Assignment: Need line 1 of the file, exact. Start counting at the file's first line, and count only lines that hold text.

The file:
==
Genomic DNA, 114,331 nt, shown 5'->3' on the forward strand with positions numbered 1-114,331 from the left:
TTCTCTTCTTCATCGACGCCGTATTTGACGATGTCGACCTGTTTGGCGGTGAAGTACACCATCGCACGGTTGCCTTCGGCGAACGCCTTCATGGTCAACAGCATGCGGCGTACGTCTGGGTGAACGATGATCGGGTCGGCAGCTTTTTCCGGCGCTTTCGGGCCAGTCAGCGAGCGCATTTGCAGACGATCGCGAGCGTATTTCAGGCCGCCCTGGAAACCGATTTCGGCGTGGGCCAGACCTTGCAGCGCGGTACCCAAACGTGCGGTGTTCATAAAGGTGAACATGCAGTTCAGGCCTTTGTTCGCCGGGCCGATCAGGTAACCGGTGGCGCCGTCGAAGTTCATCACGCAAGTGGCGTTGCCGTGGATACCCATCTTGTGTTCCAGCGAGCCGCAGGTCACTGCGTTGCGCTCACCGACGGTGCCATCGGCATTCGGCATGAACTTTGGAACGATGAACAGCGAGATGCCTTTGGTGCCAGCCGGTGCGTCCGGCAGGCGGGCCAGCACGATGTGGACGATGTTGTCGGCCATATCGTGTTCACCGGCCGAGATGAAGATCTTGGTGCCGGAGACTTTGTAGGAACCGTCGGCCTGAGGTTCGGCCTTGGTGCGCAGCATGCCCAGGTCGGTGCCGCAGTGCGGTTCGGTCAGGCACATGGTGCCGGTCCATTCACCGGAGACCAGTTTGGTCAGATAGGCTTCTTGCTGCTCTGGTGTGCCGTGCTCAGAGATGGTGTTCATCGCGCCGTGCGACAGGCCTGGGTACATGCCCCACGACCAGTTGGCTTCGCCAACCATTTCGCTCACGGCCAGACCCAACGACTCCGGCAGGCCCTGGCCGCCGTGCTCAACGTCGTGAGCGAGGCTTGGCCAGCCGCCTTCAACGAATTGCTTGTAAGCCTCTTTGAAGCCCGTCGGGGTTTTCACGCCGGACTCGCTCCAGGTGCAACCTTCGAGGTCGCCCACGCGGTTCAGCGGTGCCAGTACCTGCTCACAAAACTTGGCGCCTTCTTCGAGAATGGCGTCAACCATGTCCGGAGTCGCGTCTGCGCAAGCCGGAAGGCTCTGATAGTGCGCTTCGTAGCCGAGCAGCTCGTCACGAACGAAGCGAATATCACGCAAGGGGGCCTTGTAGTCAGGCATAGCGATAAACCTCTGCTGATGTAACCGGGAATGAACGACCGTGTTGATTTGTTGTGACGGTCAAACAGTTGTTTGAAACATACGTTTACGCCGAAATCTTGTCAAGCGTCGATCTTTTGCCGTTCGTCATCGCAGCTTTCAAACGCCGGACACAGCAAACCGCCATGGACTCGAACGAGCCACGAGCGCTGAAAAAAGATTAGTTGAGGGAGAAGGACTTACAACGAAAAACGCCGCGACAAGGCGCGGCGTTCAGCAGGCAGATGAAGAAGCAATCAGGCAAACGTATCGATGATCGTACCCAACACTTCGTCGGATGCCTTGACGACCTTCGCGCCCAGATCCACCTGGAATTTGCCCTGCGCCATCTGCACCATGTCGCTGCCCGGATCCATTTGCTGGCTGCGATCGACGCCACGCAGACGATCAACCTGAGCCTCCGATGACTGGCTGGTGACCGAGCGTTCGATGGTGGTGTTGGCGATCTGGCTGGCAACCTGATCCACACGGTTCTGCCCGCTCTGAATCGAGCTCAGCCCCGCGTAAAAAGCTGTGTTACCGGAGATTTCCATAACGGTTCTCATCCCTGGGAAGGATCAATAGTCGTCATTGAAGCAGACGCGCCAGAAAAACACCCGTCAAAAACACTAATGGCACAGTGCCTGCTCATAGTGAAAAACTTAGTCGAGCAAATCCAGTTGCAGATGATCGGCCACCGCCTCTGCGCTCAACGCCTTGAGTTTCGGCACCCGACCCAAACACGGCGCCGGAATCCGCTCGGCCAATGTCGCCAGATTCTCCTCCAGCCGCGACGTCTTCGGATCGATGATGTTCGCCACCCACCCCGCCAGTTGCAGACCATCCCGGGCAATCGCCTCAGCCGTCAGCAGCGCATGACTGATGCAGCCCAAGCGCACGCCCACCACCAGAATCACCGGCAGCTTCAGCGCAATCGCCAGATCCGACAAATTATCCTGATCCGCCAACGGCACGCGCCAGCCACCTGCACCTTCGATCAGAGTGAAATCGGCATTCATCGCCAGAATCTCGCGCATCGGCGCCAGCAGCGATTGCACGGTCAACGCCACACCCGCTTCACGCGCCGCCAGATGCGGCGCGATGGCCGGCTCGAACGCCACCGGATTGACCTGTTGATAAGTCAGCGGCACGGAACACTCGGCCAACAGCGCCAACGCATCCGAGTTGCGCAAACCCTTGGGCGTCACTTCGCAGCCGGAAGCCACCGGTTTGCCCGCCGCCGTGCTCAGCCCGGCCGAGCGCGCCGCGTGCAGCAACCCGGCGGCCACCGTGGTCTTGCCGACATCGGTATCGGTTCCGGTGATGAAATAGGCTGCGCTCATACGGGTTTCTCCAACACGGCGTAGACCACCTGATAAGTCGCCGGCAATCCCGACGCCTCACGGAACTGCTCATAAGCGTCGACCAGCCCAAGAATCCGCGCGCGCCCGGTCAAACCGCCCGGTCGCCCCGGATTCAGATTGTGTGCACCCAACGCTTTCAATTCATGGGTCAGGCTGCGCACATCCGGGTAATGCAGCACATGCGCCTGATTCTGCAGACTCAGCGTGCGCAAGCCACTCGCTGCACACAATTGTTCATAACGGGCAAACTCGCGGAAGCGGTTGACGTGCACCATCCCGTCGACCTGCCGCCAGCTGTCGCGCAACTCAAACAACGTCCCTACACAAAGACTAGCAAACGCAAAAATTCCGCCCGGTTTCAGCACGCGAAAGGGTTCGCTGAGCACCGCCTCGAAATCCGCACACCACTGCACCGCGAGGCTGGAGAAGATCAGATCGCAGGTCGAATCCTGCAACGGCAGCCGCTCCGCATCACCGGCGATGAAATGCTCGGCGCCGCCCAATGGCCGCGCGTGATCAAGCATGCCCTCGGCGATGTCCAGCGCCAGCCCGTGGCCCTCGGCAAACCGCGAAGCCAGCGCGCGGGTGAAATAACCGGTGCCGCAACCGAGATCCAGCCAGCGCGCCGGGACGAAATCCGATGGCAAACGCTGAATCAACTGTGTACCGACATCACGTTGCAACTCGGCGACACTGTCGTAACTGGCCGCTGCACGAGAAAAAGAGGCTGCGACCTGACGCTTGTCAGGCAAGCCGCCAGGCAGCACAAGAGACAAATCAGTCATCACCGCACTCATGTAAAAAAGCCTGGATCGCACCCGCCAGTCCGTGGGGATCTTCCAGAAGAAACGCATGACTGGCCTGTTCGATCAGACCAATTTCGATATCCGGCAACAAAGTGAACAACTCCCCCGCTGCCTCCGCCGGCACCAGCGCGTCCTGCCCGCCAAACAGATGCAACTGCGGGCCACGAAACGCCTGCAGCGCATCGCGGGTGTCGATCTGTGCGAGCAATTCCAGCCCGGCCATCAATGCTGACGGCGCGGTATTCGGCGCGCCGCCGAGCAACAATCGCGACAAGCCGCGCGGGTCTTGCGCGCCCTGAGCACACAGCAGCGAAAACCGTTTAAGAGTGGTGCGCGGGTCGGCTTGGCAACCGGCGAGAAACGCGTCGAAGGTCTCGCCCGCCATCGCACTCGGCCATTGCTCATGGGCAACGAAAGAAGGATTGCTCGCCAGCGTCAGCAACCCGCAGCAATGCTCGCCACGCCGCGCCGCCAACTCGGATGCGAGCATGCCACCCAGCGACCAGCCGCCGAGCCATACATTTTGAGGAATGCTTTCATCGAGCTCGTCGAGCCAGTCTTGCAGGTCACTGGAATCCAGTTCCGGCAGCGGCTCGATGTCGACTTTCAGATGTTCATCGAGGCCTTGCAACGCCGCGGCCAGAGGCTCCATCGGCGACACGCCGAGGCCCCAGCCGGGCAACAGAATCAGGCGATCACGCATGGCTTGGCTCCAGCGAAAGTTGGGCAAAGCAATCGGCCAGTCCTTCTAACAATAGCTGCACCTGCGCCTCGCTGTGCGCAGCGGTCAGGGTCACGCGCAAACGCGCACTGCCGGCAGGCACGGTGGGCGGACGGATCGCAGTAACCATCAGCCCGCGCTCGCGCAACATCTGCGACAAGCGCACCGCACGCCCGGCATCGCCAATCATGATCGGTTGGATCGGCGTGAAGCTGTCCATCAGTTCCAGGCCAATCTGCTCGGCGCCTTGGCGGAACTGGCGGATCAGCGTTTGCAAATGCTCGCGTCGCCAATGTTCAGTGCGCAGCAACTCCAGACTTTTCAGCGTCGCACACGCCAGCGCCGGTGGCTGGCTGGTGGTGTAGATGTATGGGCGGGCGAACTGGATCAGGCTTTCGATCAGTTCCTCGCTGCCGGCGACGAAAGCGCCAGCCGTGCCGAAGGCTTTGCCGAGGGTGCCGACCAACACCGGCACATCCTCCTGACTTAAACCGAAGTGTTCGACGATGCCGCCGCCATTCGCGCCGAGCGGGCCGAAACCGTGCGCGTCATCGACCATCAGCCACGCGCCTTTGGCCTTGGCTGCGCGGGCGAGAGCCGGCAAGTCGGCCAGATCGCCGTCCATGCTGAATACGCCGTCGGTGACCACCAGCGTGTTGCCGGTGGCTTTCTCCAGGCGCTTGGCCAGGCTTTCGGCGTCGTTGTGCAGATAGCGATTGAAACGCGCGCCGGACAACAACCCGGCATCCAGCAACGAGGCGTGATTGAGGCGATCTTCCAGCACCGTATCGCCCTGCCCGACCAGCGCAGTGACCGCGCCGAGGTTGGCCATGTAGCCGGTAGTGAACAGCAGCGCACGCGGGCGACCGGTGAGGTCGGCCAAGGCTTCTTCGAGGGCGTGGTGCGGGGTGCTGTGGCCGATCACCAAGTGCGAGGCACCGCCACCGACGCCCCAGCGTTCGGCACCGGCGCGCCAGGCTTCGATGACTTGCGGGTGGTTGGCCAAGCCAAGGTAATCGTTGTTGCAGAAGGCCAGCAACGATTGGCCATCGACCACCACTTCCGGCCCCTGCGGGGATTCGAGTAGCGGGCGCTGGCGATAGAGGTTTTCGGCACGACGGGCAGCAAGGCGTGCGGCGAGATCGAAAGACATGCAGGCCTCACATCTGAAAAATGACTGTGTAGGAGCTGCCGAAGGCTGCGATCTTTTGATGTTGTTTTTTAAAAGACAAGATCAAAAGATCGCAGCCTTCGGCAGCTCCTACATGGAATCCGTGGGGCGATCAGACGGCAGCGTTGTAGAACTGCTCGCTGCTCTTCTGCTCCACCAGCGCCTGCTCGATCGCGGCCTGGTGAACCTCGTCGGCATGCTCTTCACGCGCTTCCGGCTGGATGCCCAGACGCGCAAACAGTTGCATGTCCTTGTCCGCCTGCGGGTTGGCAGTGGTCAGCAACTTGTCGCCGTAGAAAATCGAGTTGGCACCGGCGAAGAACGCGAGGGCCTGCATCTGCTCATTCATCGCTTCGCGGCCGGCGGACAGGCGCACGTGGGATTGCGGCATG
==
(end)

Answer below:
Genomic DNA, 114,331 nt, shown 5'->3' on the forward strand with positions numbered 1-114,331 from the left: